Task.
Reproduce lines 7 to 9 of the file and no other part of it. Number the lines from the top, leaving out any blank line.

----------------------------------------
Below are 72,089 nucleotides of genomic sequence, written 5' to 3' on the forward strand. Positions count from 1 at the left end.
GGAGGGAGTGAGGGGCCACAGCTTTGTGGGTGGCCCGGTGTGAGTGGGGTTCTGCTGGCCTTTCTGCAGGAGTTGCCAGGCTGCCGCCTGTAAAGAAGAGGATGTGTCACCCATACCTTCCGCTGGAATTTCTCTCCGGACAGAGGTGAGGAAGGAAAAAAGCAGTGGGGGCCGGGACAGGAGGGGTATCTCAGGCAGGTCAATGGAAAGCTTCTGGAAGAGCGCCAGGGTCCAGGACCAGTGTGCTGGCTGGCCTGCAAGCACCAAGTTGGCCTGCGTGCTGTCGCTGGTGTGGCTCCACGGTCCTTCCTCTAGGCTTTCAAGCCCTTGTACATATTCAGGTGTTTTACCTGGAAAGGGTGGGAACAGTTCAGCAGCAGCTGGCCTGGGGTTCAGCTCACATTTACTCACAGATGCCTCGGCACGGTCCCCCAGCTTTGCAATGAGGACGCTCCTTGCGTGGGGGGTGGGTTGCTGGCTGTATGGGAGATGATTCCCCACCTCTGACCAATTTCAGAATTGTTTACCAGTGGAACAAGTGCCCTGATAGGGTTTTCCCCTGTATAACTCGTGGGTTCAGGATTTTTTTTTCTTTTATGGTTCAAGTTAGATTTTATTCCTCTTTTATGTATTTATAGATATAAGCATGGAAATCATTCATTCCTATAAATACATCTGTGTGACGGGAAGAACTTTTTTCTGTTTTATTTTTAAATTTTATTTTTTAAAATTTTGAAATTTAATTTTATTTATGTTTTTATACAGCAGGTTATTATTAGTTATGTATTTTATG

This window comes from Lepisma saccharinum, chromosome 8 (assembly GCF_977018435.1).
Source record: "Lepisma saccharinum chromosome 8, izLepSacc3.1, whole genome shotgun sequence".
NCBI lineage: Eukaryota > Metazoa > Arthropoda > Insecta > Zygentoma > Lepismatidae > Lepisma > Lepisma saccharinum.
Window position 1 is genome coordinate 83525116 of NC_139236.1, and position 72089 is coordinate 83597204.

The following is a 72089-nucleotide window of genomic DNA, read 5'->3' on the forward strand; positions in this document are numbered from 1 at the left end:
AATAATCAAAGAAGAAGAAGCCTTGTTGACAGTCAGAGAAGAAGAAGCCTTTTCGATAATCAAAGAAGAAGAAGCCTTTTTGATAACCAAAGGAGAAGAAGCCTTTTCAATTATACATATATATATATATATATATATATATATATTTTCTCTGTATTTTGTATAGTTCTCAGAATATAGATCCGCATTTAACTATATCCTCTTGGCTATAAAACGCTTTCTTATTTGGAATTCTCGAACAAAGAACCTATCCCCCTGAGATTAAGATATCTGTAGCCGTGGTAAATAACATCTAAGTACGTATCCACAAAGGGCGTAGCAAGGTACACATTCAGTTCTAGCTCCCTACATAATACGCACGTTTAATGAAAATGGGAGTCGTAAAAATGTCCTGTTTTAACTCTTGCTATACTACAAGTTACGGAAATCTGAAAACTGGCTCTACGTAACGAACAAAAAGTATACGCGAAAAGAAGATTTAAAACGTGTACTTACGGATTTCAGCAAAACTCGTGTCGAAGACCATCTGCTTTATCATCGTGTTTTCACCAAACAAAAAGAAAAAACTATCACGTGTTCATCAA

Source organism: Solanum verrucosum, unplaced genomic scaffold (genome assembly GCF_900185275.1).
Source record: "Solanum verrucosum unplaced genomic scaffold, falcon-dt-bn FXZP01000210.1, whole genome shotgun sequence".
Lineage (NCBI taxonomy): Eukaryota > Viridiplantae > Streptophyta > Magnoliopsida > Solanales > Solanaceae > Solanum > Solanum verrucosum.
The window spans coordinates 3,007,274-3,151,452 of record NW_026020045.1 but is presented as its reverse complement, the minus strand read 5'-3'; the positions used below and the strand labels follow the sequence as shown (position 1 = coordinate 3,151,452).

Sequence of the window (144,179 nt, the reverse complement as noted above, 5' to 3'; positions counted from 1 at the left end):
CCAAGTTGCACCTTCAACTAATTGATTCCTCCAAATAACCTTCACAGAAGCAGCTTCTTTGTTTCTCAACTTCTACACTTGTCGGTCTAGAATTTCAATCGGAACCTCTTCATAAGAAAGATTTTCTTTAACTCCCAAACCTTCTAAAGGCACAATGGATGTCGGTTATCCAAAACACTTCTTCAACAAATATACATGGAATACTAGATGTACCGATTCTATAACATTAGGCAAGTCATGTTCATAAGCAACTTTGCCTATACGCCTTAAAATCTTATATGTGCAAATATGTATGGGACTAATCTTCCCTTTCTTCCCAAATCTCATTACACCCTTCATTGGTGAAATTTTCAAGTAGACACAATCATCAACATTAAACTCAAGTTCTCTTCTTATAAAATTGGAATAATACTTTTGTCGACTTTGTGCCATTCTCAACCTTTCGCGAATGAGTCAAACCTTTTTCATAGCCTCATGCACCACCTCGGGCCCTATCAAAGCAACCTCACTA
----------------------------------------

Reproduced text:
The following is a 72089-nucleotide window of genomic DNA, read 5'->3' on the forward strand; positions in this document are numbered from 1 at the left end:
AATAATCAAAGAAGAAGAAGCCTTGTTGACAGTCAGAGAAGAAGAAGCCTTTTCGATAATCAAAGAAGAAGAAGCCTTTTTGATAACCAAAGGAGAAGAAGCCTTTTCAATTATACATATATATATATATATATATATATATATATTTTCTCTGTATTTTGTATAGTTCTCAGAATATAGATCCGCATTTAACTATATCCTCTTGGCTATAAAACGCTTTCTTATTTGGAATTCTCGAACAAAGAACCTATCCCCCTGAGATTAAGATATCTGTAGCCGTGGTAAATAACATCTAAGTACGTATCCACAAAGGGCGTAGCAAGGTACACATTCAGTTCTAGCTCCCTACATAATACGCACGTTTAATGAAAATGGGAGTCGTAAAAATGTCCTGTTTTAACTCTTGCTATACTACAAGTTACGGAAATCTGAAAACTGGCTCTACGTAACGAACAAAAAGTATACGCGAAAAGAAGATTTAAAACGTGTACTTACGGATTTCAGCAAAACTCGTGTCGAAGACCATCTGCTTTATCATCGTGTTTTCACCAAACAAAAAGAAAAAACTATCACGTGTTCATCAA

Source organism: Solanum verrucosum, unplaced genomic scaffold (genome assembly GCF_900185275.1).